The 1.6-litre petrol engine came with a five-speed manual gearbox, but it could also be also ordered with a CVT auto; the diesel engine was paired with a six-speed manual transmission, with no automatic option.

At launch there were SZ3, SZ4, SZ5 and SZ-T trims, but the SZ4 was axed from sale after just one year. From June 2015 onwards a dual-clutch auto was also available with the diesel, then in October 2016 the S-Cross’s nose was facelifted, the cabin was given a quality boost, and the 1.6-litre petrol engine was replaced by 1.0-litre and 1.4-litre turbocharged units.

Any of the turbocharged engines available with the S-Cross are worth a shot; the 1.6-litre naturally aspirated petrol unit isn’t poor, but it can’t match the sparkle of the 1.0 or 1.4-litre petrols, or the diesel. Allgrip models are worth buying for the added security in poor weather, but there is a fuel consumption penalty of around 3-4mpg.

The entry-level SZ3 comes with 16-inch alloys, air-conditioning, cruise control, heated and electrically adjustable door mirrors, plus a four-speaker stereo. The SZ4 has 17-inch wheels, dual-zone climate control, privacy glass, Bluetooth, keyless go and ambient cabin lighting.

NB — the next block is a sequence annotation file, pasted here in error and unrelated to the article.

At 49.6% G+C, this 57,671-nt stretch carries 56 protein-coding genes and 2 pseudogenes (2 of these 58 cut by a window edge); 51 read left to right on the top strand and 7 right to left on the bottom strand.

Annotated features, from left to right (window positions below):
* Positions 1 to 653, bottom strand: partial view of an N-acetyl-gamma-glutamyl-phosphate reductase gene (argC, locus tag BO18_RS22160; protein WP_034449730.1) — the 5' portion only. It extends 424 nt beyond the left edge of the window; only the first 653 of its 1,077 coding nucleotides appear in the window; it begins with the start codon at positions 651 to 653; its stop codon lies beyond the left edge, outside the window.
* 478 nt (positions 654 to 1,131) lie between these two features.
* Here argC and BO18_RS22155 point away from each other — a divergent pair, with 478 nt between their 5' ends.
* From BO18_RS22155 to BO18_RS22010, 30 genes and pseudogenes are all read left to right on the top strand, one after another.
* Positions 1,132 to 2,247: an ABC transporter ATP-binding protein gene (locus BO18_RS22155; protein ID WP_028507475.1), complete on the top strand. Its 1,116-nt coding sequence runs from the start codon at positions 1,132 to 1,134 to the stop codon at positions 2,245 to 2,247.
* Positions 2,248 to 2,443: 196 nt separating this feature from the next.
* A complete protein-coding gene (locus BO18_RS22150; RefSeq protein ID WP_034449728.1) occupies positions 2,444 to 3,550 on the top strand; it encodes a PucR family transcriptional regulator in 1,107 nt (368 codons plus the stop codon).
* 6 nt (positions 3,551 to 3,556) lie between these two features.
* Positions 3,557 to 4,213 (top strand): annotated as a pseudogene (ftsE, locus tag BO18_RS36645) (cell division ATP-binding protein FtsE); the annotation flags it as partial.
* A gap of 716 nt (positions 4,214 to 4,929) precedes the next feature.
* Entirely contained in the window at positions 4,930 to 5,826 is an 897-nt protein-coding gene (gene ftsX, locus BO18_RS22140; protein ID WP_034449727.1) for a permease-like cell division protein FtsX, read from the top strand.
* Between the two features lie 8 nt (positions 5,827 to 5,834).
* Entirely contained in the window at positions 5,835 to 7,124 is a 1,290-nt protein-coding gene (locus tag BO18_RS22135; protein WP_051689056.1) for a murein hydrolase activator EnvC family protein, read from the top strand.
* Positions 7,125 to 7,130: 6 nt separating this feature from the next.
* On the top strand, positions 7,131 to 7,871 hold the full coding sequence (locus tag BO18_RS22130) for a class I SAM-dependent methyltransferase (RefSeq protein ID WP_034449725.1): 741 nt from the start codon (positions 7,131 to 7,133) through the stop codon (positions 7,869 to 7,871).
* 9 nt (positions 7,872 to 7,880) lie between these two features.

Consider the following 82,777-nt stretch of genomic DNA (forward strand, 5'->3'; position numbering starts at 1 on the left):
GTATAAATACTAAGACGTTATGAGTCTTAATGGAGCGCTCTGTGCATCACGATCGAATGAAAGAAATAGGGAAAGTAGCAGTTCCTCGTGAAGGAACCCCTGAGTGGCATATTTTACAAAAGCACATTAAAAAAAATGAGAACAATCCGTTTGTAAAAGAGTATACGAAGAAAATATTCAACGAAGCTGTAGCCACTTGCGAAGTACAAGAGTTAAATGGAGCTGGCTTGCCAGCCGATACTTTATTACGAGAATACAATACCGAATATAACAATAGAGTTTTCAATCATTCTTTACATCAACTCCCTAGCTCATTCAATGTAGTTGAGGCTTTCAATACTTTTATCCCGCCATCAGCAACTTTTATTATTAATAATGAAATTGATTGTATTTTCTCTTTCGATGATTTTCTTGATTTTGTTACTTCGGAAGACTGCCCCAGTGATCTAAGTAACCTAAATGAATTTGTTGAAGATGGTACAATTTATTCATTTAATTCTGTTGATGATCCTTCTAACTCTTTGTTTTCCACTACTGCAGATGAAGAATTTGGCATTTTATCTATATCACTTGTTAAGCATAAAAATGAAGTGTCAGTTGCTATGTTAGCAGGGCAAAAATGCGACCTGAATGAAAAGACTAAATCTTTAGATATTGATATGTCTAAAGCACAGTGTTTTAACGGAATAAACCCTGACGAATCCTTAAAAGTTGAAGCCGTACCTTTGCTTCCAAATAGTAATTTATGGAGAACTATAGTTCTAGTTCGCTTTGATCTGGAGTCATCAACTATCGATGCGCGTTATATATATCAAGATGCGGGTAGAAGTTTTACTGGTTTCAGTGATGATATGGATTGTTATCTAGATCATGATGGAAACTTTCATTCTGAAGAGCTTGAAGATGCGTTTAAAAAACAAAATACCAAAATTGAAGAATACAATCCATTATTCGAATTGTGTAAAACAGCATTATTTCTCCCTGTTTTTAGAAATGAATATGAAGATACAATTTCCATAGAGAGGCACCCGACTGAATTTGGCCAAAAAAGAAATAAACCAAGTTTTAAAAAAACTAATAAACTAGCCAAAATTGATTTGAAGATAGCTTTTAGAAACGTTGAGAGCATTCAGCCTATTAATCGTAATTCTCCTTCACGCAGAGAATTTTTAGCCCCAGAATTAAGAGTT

The SZ-T adds navigation, a DAB radio plus a rear parking camera and sensors, while the range-topping SZ5 also comes with leather trim, automatic headlights and wipers, a panoramic sunroof, front parking sensors and heated front seats.

The S-Cross straddles the B-segment and C-segment SUV sectors. That means it falls between popular models such as the Peugeot 2008 and its bigger brother, the 3008, or the Renault Captur and the larger Kadjar.

It’s a closer match for the SEAT Ateca than its significantly smaller sibling the Arona, although both are worth a look for their solidity, excellent ergonomics and efficient engines. The same goes for the Skoda equivalents of these two, the Kamiq and Karoq, as well as the more costly Volkswagen T-Cross and T-Roc.